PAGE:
# Prove by contradiction that every integer greater than 11 is a sum of two composite numbers

I have thought a lot but am failing to arrive at anything encouraging.

First try: If this is to be proved by contradiction, then I start with the assumption that let $n$ be a number which is a sum of two numbers, of which at least one is prime. This gives $n = p + c$, where $p$ is the prime number and $c$ is the composite number. Also, any composite number can be written as a product of primes. So I can say, $n = p + p_1^{e_1}.p_2^{e_2}...p_k^{e_k}$. From this, I get $n - p = p_1^{e_1}.p_2^{e_2}...p_k^{e_k}$, but I have no clue what to do next.

Second try: For an instant let me forget about contradiction. Since $n > 11$, I can say that $n \geq 12$. This means that either $p \geq 6$ or $c \geq 6$. Again I'm not sure what to do next.

Finally, consider that the number 20 can be expressed in three different ways: $17+3$ (both prime), $16+4$ (both composite), and $18+2$ (one prime and one composite). This makes me wonder what we are trying to prove.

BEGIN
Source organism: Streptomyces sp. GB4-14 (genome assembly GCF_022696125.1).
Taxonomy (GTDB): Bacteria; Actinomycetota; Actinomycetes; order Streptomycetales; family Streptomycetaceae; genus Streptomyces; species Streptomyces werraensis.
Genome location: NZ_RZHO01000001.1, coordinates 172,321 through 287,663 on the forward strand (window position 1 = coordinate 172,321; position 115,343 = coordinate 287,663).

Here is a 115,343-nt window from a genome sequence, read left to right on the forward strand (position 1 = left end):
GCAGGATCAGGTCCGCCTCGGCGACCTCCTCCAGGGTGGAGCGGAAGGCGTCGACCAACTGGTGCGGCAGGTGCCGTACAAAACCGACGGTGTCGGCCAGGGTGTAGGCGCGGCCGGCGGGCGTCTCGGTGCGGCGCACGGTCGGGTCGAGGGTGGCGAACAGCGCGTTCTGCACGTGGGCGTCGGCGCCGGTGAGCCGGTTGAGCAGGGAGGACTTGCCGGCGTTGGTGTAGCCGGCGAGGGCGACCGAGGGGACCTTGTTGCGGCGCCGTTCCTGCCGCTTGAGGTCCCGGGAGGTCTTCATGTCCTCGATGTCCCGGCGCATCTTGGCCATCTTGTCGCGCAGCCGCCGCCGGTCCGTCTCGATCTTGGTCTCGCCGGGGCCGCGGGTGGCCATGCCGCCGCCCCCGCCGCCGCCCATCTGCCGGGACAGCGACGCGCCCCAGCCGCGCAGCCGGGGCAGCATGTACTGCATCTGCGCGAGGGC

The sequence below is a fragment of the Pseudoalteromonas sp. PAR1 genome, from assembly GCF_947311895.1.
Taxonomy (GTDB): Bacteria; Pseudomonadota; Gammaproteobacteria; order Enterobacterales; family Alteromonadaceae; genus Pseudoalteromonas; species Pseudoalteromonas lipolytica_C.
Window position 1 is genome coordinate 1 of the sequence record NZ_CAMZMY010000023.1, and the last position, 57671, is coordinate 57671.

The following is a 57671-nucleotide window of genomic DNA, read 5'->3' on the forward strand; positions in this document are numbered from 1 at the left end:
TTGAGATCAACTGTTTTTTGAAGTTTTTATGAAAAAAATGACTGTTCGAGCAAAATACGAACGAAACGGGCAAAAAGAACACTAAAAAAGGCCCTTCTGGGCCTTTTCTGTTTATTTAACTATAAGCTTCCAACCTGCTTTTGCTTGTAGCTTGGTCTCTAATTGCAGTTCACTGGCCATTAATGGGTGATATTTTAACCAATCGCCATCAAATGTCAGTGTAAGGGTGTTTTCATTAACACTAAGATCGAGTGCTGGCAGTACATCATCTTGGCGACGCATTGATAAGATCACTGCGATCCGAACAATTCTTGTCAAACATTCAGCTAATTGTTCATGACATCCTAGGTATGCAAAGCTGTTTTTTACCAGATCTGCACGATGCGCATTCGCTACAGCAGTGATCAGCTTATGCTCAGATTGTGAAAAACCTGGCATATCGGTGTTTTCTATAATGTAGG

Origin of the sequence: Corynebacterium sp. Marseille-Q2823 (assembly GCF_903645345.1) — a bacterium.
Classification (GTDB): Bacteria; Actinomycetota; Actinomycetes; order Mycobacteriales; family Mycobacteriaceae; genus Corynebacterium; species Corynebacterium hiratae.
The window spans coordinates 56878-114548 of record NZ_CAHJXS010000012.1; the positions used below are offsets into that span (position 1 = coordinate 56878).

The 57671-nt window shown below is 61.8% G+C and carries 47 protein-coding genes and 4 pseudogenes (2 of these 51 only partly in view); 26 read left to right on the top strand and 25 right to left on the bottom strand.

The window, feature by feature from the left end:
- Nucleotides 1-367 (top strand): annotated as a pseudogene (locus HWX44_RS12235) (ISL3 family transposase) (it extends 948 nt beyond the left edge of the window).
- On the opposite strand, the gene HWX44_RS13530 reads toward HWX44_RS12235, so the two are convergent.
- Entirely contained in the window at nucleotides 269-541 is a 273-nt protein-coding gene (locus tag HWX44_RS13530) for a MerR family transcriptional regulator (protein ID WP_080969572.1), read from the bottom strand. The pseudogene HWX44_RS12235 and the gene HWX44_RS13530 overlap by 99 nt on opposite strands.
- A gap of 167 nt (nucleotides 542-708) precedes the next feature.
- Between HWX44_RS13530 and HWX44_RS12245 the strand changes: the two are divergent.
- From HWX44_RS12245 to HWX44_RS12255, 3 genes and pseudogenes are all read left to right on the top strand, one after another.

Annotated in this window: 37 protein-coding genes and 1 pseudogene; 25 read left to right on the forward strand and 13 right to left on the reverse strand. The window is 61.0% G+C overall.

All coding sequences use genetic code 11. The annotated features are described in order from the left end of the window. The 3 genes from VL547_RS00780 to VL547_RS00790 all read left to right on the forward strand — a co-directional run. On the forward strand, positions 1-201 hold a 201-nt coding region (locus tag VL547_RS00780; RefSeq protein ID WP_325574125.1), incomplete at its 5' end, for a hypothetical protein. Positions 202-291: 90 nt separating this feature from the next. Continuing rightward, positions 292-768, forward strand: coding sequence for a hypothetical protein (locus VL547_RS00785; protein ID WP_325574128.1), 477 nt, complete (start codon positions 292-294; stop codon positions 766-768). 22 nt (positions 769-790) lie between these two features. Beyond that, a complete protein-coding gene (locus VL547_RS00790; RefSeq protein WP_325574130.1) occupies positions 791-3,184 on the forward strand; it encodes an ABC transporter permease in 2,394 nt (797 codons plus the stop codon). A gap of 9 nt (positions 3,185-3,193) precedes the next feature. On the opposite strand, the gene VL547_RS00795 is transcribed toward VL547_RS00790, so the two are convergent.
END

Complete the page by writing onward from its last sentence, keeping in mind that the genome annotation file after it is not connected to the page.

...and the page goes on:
The textbook contains a hint, "Can all three of $n-4$, $n-6$, $n-8$ be prime?", but I'm sure what's so special about $4, 6, 8$ here.

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At least one of the three numbers $n-4$, $n-6$, $n-8$ is divisible by a certain prime... –  anon Jul 24 '13 at 9:08
(what we are trying to prove is that it exists at least one way to write a number greater than 11 as the sum of two composite numbers. You may partition it in many different ways: what matters is, at least one partition uses two composite numbers) –  mau Jul 24 '13 at 10:15

Spoiler #1

You can write $n = (n - \varepsilon) + \varepsilon$, where $\varepsilon \in \{4, 6, 8\}$.

Spoiler #2

$n - \varepsilon > 3$, as $n > 11$.

Spoiler #3

One of the three numbers $n - \varepsilon$ is divisible by $3$, as they are distinct modulo $3$.

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Spoiler #4 >! nice spoiler(+1) –  Sami Ben Romdhane Jul 24 '13 at 9:07
@SamiBenRomdhane, thanks! –  Andreas Caranti Jul 24 '13 at 9:07
This is great! But where does this involve proof by contradiction? –  dotslash Jul 24 '13 at 9:26
It doesn't. So what? Why do you care how it's proved? –  Gerry Myerson Jul 24 '13 at 9:36
@Gerry Presumably because that's what's written in the textbook OP mentions (why it would say it wants a proof by contradiction given the nature of its hint I don't understand). –  anon Jul 24 '13 at 10:51